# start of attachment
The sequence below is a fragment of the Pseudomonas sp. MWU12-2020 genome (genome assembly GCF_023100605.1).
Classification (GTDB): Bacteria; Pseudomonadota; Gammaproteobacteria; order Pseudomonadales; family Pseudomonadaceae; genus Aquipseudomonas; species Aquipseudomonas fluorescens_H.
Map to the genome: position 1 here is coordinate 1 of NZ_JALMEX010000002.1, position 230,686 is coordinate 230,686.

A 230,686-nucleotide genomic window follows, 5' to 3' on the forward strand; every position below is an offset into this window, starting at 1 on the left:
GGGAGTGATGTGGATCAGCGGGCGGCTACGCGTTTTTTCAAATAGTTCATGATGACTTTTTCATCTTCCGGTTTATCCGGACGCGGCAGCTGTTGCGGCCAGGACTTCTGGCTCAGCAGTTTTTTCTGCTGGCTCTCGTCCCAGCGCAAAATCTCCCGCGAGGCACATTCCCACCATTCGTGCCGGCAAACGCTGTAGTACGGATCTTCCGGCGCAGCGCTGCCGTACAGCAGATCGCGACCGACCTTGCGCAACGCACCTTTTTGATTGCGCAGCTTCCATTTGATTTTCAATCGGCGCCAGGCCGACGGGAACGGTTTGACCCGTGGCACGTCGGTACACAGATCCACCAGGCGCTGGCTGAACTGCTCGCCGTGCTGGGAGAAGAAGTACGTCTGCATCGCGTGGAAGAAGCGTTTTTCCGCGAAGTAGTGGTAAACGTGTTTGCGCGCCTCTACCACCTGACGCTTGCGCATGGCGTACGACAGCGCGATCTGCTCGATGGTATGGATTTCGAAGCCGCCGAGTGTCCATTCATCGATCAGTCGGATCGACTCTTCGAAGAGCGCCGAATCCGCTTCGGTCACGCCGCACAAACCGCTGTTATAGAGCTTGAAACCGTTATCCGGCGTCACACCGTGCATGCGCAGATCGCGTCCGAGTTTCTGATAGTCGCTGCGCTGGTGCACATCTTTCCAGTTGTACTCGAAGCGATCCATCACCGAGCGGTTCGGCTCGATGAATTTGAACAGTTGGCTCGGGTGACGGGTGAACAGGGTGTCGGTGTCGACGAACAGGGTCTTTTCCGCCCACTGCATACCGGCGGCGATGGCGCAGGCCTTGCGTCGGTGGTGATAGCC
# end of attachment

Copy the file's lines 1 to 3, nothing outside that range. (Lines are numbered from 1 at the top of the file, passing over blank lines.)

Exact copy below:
The sequence below is a fragment of the Pseudomonas sp. MWU12-2020 genome (genome assembly GCF_023100605.1).
Classification (GTDB): Bacteria; Pseudomonadota; Gammaproteobacteria; order Pseudomonadales; family Pseudomonadaceae; genus Aquipseudomonas; species Aquipseudomonas fluorescens_H.
Map to the genome: position 1 here is coordinate 1 of NZ_JALMEX010000002.1, position 230,686 is coordinate 230,686.